View the final wording at ow.ly/elsX3
Keller sponsored an act that officially recognized the International District as such, rather than “the war zone.” The act was in response to input from “hundreds of residents, business operators and local officials” who unanimously decided to create awareness of and leverage the area’s positive image.
View the final wording at ow.ly/eib3o
View Keller’s voting record at ow.ly/elwet
According to FollowTheMoney.org, Keller’s top campaign contributors are Susan Steinhauser and Dan Greenburg, both from Santa Fe and each having contributed $7,300 and 5.49 percent of his total contributions. His third-largest contributors are Fiona and Scott Keller of Albuquerque and the New Mexico Trial Lawyers Association, each having contributed $5,000 and 3.76 percent of his total contributions. The Committee to Elect Peter Wirth, the Democratic senator for District 25, follows with $2,800 and 2.11 percent.
Former Sen. Shannon Robinson (D-17)
Republican candidate for state Senate, district 17
Facebook.com/ShannonRobinson2012, Robinson does not have a campaign website.,
716 Indiana St. S.E., Albuquerque, NM 87108, (505) 262-0815
Robinson served as state senator from 1989 to 2008. During his term, he sponsored 364 bills, 38 of which passed. NMLegis.gov only lists the bills he sponsored since 1996.
In 2007, Robinson sponsored the “Compassionate Use Act,” which passed. This would “allow the beneficial use of medical cannabis in a regulated system for alleviating symptoms caused by debilitating medical conditions and their medical treatments,” according to the final wording.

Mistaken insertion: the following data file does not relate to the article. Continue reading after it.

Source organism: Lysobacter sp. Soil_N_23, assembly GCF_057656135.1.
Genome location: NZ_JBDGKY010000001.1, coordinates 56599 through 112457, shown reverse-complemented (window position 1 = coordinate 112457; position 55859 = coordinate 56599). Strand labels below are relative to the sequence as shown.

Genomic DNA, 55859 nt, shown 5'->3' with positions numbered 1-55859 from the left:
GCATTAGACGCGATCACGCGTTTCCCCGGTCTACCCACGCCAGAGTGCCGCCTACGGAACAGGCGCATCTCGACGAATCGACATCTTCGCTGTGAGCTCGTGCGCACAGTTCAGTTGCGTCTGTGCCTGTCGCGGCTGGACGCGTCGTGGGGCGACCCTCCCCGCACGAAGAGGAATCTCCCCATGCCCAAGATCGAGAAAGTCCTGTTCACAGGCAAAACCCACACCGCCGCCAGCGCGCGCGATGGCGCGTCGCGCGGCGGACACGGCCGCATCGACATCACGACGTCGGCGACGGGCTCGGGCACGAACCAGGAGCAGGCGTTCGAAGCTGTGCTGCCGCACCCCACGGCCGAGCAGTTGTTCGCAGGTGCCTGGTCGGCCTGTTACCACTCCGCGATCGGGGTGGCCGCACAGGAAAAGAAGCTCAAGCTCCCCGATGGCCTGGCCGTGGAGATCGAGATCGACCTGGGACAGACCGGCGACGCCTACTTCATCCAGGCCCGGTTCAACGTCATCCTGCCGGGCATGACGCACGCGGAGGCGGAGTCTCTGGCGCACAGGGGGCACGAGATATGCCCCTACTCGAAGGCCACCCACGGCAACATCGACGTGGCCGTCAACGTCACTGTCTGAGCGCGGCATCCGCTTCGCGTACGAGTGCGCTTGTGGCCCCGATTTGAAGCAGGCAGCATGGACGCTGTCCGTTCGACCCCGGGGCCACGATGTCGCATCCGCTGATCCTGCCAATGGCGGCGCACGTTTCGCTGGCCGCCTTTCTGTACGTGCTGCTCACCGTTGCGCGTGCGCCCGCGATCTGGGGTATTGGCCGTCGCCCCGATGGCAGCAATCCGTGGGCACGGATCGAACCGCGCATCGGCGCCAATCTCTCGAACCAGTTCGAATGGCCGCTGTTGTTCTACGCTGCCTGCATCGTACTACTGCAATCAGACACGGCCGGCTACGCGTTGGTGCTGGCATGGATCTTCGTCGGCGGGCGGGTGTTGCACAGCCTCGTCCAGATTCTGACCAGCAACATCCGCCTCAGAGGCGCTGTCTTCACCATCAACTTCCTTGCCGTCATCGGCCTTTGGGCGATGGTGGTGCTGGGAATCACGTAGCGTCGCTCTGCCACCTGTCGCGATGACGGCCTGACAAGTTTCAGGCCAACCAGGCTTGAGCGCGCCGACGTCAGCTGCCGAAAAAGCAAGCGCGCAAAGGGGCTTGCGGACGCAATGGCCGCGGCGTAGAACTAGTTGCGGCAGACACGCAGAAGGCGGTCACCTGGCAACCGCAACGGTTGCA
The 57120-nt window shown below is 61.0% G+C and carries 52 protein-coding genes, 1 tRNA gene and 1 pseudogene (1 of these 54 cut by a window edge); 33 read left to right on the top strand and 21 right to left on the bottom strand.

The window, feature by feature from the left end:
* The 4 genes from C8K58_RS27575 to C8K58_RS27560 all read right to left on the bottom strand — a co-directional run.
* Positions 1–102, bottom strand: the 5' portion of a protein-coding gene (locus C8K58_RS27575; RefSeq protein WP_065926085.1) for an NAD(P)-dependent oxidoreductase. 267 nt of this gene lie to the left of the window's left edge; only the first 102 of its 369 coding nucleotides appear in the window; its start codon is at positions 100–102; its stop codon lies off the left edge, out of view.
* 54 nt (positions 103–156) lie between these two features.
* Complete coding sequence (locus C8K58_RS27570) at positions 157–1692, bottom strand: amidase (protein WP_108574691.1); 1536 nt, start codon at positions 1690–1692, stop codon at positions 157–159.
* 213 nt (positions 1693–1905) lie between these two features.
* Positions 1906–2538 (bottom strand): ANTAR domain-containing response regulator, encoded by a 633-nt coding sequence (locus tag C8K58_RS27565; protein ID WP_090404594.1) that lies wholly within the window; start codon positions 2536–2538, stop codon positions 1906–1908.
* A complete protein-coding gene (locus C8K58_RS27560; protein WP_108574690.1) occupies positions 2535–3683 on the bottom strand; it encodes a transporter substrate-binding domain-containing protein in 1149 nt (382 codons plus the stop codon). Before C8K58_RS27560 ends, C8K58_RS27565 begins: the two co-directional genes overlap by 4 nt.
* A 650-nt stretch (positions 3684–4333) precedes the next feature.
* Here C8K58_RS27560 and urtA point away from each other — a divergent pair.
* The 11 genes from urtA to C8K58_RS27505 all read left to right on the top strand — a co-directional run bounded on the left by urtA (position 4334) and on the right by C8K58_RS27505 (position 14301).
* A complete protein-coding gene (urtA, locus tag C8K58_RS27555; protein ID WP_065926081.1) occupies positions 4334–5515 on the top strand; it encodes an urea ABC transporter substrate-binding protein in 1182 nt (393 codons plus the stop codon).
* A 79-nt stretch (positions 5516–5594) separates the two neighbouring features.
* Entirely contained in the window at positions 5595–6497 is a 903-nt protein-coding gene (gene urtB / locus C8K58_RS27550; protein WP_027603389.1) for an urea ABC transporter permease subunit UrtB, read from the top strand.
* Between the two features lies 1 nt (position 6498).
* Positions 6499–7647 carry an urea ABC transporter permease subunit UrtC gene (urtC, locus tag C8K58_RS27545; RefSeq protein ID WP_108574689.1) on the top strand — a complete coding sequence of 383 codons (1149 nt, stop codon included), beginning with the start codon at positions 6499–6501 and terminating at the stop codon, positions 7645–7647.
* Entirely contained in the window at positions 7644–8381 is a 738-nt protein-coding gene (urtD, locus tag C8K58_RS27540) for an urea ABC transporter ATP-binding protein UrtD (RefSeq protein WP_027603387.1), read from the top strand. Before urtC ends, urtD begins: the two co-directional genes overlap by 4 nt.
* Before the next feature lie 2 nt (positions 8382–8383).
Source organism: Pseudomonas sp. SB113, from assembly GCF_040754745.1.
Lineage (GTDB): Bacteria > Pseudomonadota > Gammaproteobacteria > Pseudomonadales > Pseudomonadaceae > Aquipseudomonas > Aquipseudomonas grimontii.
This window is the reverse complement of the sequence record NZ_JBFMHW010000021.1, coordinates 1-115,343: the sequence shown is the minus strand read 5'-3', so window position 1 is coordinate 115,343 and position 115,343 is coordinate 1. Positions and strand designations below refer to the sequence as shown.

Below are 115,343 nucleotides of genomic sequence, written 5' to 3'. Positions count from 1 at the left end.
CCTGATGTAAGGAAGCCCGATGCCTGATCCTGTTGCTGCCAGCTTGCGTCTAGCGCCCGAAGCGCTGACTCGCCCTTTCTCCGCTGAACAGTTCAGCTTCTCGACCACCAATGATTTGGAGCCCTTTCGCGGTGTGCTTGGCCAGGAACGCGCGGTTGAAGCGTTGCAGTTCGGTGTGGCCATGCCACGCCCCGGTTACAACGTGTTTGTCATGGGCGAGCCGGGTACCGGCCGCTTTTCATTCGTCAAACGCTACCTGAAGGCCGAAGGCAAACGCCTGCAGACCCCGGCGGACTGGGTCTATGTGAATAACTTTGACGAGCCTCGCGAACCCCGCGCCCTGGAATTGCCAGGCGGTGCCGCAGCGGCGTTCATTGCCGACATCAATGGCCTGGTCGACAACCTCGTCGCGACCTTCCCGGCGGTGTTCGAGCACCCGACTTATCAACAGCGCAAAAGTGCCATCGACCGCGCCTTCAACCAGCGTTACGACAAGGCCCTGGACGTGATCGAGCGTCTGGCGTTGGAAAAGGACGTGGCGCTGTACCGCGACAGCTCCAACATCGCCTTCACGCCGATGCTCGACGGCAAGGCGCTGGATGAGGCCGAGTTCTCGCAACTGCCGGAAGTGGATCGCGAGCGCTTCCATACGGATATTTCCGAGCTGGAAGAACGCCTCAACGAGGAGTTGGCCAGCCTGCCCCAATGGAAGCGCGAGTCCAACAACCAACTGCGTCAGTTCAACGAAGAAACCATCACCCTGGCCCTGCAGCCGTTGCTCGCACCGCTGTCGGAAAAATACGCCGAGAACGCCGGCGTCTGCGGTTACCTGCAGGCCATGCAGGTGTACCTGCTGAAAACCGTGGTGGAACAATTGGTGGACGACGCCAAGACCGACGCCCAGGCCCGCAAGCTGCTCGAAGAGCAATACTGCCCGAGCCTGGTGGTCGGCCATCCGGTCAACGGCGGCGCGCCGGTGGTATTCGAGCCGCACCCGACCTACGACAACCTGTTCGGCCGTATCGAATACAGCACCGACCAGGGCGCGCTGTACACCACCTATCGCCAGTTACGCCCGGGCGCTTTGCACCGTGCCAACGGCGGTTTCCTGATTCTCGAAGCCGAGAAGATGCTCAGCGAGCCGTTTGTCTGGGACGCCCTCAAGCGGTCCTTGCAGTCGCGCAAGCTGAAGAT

View the final wording at ow.ly/elucV
In 2003, Robinson sponsored the “Concealed Handgun Act,” which passed. The act makes it legal to carry a concealed handgun, according to specifications listed in the final wording.
View the final wording at ow.ly/eluZY
In 2008, Robinson voted in favor of establishing a formal Health Care and Policy Commission, responsible for developing “a plan to provide accessible and affordable health care for all New Mexicans,” according to VoteSmart.org. The bill did not pass.
View Robinson’s voting record at ow.ly/elwqM
According to FollowTheMoney.org, Robinson’s top campaign contributor is Jalapeño Corp., accounting for $2,000, or 31.5 percent of his total campaign contributions. His second largest contributor is physician Allen Hurt with $1,000, 15.75 percent, followed by Robinson himself with $800 at 12.6 percent, and candidate Stuart Ingle and Western Refining each with $500 at 7.87 percent.
Incumbent Sen. Lisa Curtis (D-21)
Democratic candidate for state Senate, district 21
301 Gold Ave. S.W. Ste. 201, Albuquerque, NM 87102, (505) 243-1706
Curtis has served as state senator since the beginning of this year, and is currently on the following committees:
Courts, Corrections and Justice
Of the seven bills Curtis has sponsored or co-sponsored during her term, one passed.
On her website, Curtis lists the economy as her first priority, citing the need for high-paying jobs as a way out of a long history of poverty in the state. In the past, the state has given tax breaks to corporations coming into New Mexico, but Curtis said it was a mistake to not stipulate that they bring in high-paying jobs or otherwise benefit the state.
“Bringing in corporations that put our small businesses out of business because we give them a 7.5 percent tax break, but our NM companies pay that 7.5 percent, is not only stupid but it’s unfair,” she said. “Bringing in low-paying minimum wage jobs with no benefits is largely a drain on the state’s resources.”